Sep 25, 2008

World - Yemen's Revolving Door

Mark Hosenball & Michael Isikoff

The suspected mastermind of last week's assault on the U.S. Embassy in Yemen is a longtime Al Qaeda operative who escaped from a Yemeni prison more than two years ago, according to U.S. national-security officials.
Nasir al-Wahishi, a former bodyguard to Osama bin Laden, is believed to have organized the well-coordinated Sept. 17 attack, according to two U.S. national-security officials, who requested anonymity when discussing sensitive information. Two vehicles, one of them carrying militants armed with automatic weapons and grenade launchers, tried to breach the heavily fortified walls of the American Embassy in Sanaa, the Yemeni capital, according to news reports from the region.
Seventeen people—including an 18-year-old American citizen from Lackawanna, N.Y.—were killed in the assault, making it the most deadly terrorist attack on a U.S. government facility since September 11, 2001. This week, Yemeni security forces announced they had arrested six people for complicity in the attacks, including an Islamic militant who had claimed responsibility for the assault in an Internet posting.
But one of the U.S. officials who spoke to NEWSWEEK said information, gathered since the attack, suggests Wahishi directed or instigated the plot involving the six men who were arrested. The official declined to specify precisely what the evidence was but acknowledged it was not a "smoking gun." If Wahishi's role is confirmed, it is likely to significantly change the way U.S. officials view the attack and further exacerbate tensions between the Bush administration and the Yemeni government headed by President Ali Abudullah Saleh.
A veteran Al Qaeda fighter, trainer and bodyguard, Wahishi pledged bayat (a loyalty oath) to bin Laden and served with him in Afghanistan in the days before 9/11, according to current and former U.S. officials. He later is believed to have assumed command of Al Qaeda operations in Yemen after Qaed al-Harithi, Al Qaeda's previous chief in Yemen, was killed in 2002 by a CIA-operated drone. In June 2007, a tape was released announcing Wahishi as the leader of Al Qaeda in Yemen. Later that summer, the Yemeni government announced that it suspected him of being responsible in part for an attack that killed a group of Spanish tourists.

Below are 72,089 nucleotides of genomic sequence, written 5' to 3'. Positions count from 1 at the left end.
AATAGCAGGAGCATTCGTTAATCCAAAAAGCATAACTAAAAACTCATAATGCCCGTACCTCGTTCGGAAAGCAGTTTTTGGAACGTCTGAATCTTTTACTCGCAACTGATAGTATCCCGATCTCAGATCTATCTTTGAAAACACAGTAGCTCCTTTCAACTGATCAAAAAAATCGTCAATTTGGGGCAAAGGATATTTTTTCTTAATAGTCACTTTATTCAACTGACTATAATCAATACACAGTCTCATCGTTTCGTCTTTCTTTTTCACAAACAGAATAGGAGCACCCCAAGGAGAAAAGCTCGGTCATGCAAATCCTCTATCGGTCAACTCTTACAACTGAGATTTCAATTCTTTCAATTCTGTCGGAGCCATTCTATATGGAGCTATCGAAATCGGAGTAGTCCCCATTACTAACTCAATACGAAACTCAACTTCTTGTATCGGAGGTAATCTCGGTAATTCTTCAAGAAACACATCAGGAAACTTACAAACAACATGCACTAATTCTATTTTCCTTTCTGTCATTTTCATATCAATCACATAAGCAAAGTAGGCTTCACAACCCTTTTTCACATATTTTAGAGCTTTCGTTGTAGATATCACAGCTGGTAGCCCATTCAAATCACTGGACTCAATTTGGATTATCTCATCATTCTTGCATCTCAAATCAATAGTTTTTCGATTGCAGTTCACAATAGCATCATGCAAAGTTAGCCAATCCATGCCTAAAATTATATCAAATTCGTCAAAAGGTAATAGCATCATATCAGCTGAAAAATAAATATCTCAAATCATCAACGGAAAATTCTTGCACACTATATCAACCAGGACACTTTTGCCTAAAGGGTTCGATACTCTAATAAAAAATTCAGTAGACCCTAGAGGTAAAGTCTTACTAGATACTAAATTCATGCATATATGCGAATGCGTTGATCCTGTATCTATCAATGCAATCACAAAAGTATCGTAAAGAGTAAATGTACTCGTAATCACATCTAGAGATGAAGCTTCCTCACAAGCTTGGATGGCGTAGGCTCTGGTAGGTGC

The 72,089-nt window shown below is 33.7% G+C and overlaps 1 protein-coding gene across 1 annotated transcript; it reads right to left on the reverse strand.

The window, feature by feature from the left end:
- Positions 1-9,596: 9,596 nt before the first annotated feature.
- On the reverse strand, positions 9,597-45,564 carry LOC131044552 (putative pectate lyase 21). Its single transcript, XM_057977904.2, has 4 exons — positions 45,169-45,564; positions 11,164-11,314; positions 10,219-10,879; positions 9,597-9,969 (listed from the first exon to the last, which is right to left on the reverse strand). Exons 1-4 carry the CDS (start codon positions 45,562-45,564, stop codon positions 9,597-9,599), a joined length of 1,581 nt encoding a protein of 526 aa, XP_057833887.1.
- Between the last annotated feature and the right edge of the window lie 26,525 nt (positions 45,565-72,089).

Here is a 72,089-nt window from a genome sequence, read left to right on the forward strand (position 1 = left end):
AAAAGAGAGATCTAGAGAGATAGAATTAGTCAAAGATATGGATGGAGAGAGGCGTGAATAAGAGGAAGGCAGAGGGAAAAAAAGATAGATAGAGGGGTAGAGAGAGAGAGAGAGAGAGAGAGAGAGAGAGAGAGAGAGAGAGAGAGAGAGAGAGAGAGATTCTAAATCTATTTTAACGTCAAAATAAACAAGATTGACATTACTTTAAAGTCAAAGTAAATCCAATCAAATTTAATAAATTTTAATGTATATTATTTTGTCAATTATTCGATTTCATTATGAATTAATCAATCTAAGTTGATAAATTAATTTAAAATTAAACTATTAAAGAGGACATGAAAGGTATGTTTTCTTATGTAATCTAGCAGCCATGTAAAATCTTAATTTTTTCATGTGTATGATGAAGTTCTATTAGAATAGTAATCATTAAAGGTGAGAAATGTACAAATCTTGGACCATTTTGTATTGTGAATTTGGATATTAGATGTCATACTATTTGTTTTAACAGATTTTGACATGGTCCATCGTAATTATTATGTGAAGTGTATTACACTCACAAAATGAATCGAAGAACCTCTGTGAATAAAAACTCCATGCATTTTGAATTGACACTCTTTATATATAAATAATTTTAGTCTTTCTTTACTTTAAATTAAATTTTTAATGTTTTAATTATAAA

Wahishi "is very much part of the inner circle of Al Qaeda," said Ali Soufan, a former FBI agent who worked on terrorism investigations in Yemen. "He would never conduct an attack if he did not get approval from bin Laden or people appointed by bin Laden."

What's particularly galling to the Bush administration is that Wahishi is reported to be one of 23 Al Qaeda prisoners who, in February 2006, escaped from what was supposedly one of the most secure security facilities in Yemen. U.S. officials widely suspected it was an inside job. According to NEWSWEEK's account, the suspects were being held in a basement compound beneath the headquarters of the Political Security Office, Yemen's main intelligence service. Over a two-month period, using improvised tools, they managed to dig a tunnel to a nearby mosque and, eventually, make their escape via the womens' bathroom.
Among those who escaped was Jamal al-Badawi, another veteran Al Qaeda operative who has been indicted in the United States for his involvement in the bombing of the USS Cole in October 2000, an attack in the Yemeni port of Aden that killed 17 U.S. sailors. The Saleh government later announced that Badawi turned himself in, but Bush administration officials are livid that he has not been handed over to the United States to face trial and believe he is really being kept under "house arrest"—detained under less-than-onerous conditions.
While Badawi's precise status remains unclear, U.S. officials believe other escaped prisoners, including Wahishi, have since returned to terrorist activities and have been involved in current plotting or recent attacks in Yemen, which have been occurring at a regular, though sometimes little-noticed, pace for the last couple of years.
What makes the recent events in Yemen all the more unsettling is that this was once considered a bright spot in the U.S.'s Global War on Terror. Following the Cole attack, the United States leaned heavily on Yemen's government to crack down on Al Qaeda and other homegrown Islamic militants, and the Yemeni government pledged greater cooperation. But Al Qaeda spokesmen in Yemen began publicly reiterating threats of terrorism after the Great Escape in 2006, and militants subsequently launched a series of regular, if often low-level, attacks. Since then, the Yemeni government's counterterrorist efforts have begun to resemble a revolving door; suspects are captured or turn themselves in, then escape or are released and are implicated in subsequent attacks.
With Katie Paul

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